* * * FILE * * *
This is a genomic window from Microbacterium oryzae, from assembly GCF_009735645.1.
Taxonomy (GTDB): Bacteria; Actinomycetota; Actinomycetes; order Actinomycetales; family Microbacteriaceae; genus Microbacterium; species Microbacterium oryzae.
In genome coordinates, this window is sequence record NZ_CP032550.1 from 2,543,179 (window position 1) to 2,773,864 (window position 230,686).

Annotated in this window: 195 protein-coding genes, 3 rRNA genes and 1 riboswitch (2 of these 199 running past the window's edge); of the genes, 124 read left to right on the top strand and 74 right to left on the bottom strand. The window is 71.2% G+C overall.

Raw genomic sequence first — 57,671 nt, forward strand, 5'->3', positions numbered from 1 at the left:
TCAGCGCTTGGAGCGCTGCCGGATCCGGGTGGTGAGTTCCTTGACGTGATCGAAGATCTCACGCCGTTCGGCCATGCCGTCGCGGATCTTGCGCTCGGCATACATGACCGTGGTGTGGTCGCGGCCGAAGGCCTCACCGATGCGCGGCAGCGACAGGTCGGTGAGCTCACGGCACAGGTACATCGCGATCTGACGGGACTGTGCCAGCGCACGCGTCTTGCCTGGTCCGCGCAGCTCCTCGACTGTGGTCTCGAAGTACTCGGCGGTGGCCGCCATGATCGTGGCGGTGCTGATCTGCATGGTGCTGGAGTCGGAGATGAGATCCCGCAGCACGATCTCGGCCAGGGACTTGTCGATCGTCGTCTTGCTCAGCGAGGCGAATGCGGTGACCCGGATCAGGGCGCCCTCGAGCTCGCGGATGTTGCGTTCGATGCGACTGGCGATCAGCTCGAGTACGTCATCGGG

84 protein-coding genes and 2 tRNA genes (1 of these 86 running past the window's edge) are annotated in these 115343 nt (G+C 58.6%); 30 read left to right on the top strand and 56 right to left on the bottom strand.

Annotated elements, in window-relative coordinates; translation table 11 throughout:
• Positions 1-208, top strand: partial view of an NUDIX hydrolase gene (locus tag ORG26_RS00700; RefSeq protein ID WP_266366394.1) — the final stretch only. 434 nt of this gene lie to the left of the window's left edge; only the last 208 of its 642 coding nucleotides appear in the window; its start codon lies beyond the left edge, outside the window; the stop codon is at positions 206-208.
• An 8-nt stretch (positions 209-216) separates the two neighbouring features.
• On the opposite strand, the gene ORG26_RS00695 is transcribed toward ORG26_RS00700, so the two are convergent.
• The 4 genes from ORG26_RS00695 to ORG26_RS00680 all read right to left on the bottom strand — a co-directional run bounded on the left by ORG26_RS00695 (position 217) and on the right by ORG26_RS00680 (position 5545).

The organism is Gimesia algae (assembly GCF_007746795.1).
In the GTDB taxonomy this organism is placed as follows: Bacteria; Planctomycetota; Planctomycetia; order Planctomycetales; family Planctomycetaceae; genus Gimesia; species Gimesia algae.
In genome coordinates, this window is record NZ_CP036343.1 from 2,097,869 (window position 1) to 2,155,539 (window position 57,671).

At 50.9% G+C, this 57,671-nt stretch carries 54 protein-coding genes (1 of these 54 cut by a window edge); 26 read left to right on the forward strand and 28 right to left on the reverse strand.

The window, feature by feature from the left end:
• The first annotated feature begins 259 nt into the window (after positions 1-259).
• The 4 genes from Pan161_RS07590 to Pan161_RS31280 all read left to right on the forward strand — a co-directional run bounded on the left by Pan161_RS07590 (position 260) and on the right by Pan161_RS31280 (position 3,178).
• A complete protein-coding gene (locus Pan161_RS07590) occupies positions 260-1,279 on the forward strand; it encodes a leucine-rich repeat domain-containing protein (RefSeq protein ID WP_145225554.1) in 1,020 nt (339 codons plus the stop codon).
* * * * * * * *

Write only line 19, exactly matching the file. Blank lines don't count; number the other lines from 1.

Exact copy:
• The 4 genes from Pan161_RS07590 to Pan161_RS31280 all read left to right on the forward strand — a co-directional run bounded on the left by Pan161_RS07590 (position 260) and on the right by Pan161_RS31280 (position 3,178).